HERE’S WHAT I’VE HIDDEN UNDER MY TONGUE #1, free, 4¼” x 5½”, copied, 26pgs.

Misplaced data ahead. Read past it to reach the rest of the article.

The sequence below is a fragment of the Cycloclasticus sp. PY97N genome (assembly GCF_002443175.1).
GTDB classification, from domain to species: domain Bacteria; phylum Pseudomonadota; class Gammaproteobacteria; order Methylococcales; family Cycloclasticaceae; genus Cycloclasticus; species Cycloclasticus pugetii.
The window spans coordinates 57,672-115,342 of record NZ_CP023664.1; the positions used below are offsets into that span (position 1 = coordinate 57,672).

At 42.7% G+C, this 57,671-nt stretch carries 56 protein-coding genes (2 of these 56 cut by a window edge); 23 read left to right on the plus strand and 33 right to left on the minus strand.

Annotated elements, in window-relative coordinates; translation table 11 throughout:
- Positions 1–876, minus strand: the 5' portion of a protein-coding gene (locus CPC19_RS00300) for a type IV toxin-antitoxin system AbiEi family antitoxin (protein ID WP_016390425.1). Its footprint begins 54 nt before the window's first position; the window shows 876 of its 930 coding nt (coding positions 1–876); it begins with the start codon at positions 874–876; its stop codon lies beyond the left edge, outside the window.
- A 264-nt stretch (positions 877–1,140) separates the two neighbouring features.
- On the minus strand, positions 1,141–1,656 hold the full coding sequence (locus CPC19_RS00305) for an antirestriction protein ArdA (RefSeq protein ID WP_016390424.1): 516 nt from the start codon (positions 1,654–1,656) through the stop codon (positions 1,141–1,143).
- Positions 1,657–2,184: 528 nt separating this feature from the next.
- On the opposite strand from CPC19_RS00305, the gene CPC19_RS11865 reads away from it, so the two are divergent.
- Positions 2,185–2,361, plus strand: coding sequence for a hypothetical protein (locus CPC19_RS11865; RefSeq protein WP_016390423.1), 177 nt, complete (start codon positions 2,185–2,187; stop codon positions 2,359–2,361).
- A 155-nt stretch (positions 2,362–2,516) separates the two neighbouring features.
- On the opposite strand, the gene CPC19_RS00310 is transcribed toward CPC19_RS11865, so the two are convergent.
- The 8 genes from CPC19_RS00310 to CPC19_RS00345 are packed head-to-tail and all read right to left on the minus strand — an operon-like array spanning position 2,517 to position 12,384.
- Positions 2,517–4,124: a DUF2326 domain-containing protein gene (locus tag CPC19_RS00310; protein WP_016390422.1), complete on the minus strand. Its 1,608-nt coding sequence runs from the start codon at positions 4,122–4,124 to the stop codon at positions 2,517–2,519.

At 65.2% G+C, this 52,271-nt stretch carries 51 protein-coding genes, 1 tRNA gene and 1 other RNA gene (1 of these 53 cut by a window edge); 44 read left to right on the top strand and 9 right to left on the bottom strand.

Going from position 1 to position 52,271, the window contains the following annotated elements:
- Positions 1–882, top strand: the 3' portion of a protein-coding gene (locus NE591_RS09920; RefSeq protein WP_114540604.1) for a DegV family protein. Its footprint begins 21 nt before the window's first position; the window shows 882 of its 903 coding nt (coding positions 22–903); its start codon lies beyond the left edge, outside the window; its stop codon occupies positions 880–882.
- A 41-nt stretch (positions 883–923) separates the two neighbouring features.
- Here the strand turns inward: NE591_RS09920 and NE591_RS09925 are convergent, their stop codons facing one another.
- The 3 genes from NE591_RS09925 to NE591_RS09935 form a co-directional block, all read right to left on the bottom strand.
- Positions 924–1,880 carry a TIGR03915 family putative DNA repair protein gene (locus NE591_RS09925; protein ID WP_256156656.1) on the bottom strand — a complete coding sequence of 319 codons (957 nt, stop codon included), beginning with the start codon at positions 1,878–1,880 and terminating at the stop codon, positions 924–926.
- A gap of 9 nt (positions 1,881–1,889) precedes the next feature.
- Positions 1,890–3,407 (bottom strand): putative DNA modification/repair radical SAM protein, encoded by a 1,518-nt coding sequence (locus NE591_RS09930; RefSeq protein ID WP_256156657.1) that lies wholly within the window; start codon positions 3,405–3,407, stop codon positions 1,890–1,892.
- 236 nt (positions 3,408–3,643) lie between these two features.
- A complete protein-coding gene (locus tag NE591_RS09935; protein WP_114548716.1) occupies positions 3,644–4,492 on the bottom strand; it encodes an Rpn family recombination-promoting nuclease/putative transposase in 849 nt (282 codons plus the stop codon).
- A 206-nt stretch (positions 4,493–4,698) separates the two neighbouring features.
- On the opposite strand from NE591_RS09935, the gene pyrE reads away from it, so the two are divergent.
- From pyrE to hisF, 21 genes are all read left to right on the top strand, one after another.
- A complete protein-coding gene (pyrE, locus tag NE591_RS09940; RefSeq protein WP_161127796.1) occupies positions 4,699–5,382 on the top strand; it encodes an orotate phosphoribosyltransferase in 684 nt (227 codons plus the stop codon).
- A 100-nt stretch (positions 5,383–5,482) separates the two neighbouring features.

The anonymous author of Here’s What I’ve Hidden under My Tongue describes their experience battling disordered eating through a series of vignettes. They also explore the impact gender has on disordered eating, and how their coming out as a trans-man helped them see things differently. “Now I could allow myself… to say that it didn’t apply to me since I wasn’t a girl anyway,” they write. That respite was only temporary, as the author reveals further struggles to maintain a culturally acceptable body. “Gay male culture imposes its own impossible standards of beauty and without the advantage of feminist counterculture to fight it,” they write. The author explores the origins of their own disordered eating from their unique perspective. They attempt to draw some conclusions while also asking and attempting to answer the question of why it was important to write about it, and why someone should read their zine. While I couldn’t personally relate to the experience of disordered eating, I related to the author’s mental health struggles, and appreciated their ability to unpack their own personal baggage with a great amount of candor and clarity. I don’t often read perzines, but I thought this was very well written. I also appreciated the clean simplicity of its design and the author’s use of quotes from others to enhance their work. –Paul J. Comeau (D.J.T., 103 N Bliss St, Apt B, Anchorage, AK 99508)